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Geology of Oahu

Charles Henry Hitchcock
Geology of Oahu
Bulletin of the Geological Society of America (1900) 11: 15-57


From the descriptions now presented it is possible to make out the order of the principal events in the geological history of this volcanic island. We are now satisfied with the existence of Tertiary deposits antedating the rise of the earliest basaltic land, but will not consider whether there may have been any rising of the ocean floor in connection with the eruptions. 1. At the base of Kaala [Waianae volcano] igneous eruptions commenced under water to accumulate sheets of basalt until finally the island of Kaala, a smooth dome, rose above the waters, which slowly became covered by vegetation derived from distant regions. 2. This dome became extensively channeled by streams produced as now by the condensation of the moisture brought by the northeast trade winds. Like existing islands under the same conditions, the erosion was greater on the northeastern than southwestern sides. 3. The island of Koolau came up quite near to Kaala in a similar manner, and lava flowed down so as to conceal several hundred feet altitude of the northeast flank of Kaala. Koolau extended out to sea several miles farther to the northeast than at present. 4. Coralline and molluscan limestones commenced to grow as soon as the reef-building animals could migrate hither; Doubtless the work commenced in the first period, and has continued ever since, coeval with the other phases of growth. If we were to judge of age from the amount of work accomplished we should say the earlier stages of growth corresponded to the work done elsewhere in the later Tertiary. The slow upbuilding of the volcanic domes and their subsequent erosion required an immensely long period for their accomplishment. The island was also a thousand feet higher than at present, if the Darwinian theory of the origin of coral reefs is true. 5. Eruption of the amygdaloidal basalt at the Pali. 6. The chrysolitic basalt formed laccolites at the Pali. Some of the dikes, both in the Kaala and Koolau areas, may have filled fissures at this time. 7. Eruption of an igneous agglomerate containing pebbles of chrysolite; may have produced craters in both areas; described typically at the Pali. 8. Quite widely extended ejection of red ash, clinker, and lava at the Pali, and the formation of Makakilo and Kupuai of the Laeloa craters; some of the Tantalus series of craters. 9. Ejection of some of the basalts penetrated in sinking artesian wells. 10. Tuff craters, probably not all active at the same time, the Salt Lake group, Punchbowl, Diamond head, the Koko heads, Kaneohe group, etc. The tuffs came up through coral reefs, the land probably being lower than at present; vegetation as flourishing as at present. Five substages indicated along Oahu Railway and Land Company near Moanalua station. 11. Decay of the surface of the tuff and, of course, of all the other rocks, so as to produce soils. 12. Discharge of ashes from Tantalus, Punchbowl, Diamond head, Koko head, and elsewhere, followed by showers of stones. 13. Numerous eruptions of basalt and formation of most of the Laeloa craters, Kuua, Palailai, Kapuni, Kamuki, Mauumae, Rocky hill. 14. Dikes cutting Punchbowl, Diamond head and coral reef, Kaena point, Kupikipikio, and Koko head. 15. Time of the accumulation of calcareous talus-breccia with Achatinellidae at Diamond head. 16. Depression. Over the Achatinella beds is a red marine earth abounding in transported coral, shells, fish remains, etc, reaching to 40 feet above the sea. At the altitude of 200 feet on the east side of Diamond head, I found corals loose on the surface, more readily referable to the former presence of the ocean than to their removal from the tuff by rain. Professor Lyons writes that he has observed terraces, apparently of marine origin, on the coast side of the Pali 100 feet above tidewater. Brigham and Dutton in their writings agree as to the existence of a depression of the land somewhere about 200 feet at this epoch. Some one asks, Could not the elevation of these organisms have been effected by an earthquake wave? 17. Elevation to the present level. Accumulation of dunes. Notes on the Tertiary geology of Oahu by W. H. Dall 57 Hitchcock rejects an origin by faulting for the Koolau Pali, favoring erosion instead. He also rejects the inference that coral encountered in deep wells was in place and hypothesizes that it drifted downslope. He interprets raised coral sands as having been washed onto land during storms. He cites Brigham's descriptions of the secondary craters [Honolulu Series vents], but adds an observation of coral and lava fragments in the Diamond Head tuff. He describes a dike cutting tuffs and corals on the shore near Diamond Head and reprints (p. 57-60) an article by Dall (1900).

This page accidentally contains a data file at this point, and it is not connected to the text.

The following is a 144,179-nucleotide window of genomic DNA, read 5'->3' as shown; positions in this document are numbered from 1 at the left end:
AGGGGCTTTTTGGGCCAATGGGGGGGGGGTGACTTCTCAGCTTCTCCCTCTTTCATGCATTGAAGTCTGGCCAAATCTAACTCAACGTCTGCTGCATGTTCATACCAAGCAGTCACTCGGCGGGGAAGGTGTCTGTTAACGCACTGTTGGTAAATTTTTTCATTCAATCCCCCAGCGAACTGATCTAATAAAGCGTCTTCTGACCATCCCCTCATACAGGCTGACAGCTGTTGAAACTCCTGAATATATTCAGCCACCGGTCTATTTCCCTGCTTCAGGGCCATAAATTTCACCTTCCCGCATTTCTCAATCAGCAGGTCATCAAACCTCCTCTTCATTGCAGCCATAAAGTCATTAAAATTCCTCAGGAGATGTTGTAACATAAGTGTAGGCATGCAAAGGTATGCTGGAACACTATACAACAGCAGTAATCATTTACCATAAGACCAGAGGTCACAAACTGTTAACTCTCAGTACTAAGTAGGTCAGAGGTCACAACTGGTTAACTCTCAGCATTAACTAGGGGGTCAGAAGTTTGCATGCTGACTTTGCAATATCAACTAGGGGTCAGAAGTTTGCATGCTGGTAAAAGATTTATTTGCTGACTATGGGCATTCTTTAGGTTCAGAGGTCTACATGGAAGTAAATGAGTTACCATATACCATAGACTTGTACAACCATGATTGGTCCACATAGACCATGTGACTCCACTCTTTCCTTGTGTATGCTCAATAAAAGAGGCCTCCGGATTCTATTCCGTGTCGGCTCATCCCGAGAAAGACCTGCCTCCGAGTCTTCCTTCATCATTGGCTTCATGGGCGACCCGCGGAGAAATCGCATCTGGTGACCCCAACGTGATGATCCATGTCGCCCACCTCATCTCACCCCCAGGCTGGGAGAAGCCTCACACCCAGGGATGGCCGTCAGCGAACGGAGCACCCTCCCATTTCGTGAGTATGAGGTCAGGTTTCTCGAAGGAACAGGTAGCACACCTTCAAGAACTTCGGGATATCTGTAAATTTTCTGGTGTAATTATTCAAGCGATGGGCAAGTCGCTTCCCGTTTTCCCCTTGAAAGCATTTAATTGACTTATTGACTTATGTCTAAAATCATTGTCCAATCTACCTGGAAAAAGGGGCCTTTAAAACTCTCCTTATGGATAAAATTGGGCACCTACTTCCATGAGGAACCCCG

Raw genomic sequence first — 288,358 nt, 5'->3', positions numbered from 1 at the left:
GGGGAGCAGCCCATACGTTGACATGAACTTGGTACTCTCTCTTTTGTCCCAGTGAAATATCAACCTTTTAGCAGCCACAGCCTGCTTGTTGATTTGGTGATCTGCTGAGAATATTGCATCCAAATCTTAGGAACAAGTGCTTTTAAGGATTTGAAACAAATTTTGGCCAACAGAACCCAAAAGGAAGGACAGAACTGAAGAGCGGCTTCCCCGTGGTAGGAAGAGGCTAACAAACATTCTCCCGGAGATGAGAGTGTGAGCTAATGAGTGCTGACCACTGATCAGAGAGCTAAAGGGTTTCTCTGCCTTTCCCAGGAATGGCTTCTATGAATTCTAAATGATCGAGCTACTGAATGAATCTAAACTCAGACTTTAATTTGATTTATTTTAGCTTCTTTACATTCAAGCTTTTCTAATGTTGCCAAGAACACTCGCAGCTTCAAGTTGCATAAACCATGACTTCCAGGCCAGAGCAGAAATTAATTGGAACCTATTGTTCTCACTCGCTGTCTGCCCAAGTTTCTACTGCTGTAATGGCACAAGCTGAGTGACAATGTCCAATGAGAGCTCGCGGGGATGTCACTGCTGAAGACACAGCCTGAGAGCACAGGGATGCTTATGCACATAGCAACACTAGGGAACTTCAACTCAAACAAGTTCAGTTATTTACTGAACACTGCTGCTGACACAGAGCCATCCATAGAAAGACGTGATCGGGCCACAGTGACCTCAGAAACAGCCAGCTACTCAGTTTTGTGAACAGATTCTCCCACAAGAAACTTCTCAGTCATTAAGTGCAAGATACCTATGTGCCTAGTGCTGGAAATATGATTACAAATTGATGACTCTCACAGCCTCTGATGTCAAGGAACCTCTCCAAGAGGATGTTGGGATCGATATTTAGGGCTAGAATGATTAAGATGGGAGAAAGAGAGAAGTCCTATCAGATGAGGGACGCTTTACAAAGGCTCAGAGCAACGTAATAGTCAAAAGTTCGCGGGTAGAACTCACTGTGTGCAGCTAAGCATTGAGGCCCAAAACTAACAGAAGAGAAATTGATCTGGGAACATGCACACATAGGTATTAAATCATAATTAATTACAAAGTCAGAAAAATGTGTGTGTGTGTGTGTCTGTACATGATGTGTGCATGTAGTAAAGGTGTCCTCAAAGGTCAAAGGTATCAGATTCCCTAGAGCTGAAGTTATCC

ISSN: 1050-9747
Serial Title: Bulletin of the Geological Society of America
Serial Volume: 11
Title: Geology of Oahu
Pages: 15-57
Published: 1900
Text Language: English
Publisher: Geological Society of America (GSA), Boulder, CO, United States
Accession Number: 1918-017629
Categories: Areal geology
Document Type: Serial
Bibliographic Level: Analytic
Illustration Description: map
N21°15'00" - N21°43'00", W158°18'00" - W157°39'00"
Country of Publication: United States
Secondary Affiliation: GeoRef, Copyright 2019, American Geosciences Institute. Reference includes data from Bibliography and Index of North American Geology, U. S. Geological Survey, Reston, VA, United States. Reference includes data from U. S. Geological Survey, Hawaiian Volcano Observatory, , United States
Update Code: 1918
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